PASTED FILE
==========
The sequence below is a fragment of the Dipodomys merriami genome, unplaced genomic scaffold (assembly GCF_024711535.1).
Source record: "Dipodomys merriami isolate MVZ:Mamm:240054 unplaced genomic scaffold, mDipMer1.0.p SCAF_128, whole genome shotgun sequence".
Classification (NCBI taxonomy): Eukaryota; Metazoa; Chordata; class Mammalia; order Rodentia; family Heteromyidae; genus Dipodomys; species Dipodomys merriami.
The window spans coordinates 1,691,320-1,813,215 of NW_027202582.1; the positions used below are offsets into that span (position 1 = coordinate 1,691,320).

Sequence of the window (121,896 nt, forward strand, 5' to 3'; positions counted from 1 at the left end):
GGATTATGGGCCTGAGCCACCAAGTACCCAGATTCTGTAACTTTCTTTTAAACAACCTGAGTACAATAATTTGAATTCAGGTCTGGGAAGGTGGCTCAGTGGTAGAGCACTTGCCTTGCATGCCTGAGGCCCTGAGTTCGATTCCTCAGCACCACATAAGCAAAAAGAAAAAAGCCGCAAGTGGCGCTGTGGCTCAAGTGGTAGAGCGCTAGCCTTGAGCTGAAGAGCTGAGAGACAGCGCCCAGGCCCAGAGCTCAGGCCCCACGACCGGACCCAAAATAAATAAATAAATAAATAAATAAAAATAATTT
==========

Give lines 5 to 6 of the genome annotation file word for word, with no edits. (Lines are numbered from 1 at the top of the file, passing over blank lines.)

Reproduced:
Sequence of the window (121,896 nt, forward strand, 5' to 3'; positions counted from 1 at the left end):
GGATTATGGGCCTGAGCCACCAAGTACCCAGATTCTGTAACTTTCTTTTAAACAACCTGAGTACAATAATTTGAATTCAGGTCTGGGAAGGTGGCTCAGTGGTAGAGCACTTGCCTTGCATGCCTGAGGCCCTGAGTTCGATTCCTCAGCACCACATAAGCAAAAAGAAAAAAGCCGCAAGTGGCGCTGTGGCTCAAGTGGTAGAGCGCTAGCCTTGAGCTGAAGAGCTGAGAGACAGCGCCCAGGCCCAGAGCTCAGGCCCCACGACCGGACCCAAAATAAATAAATAAATAAATAAATAAAAATAATTT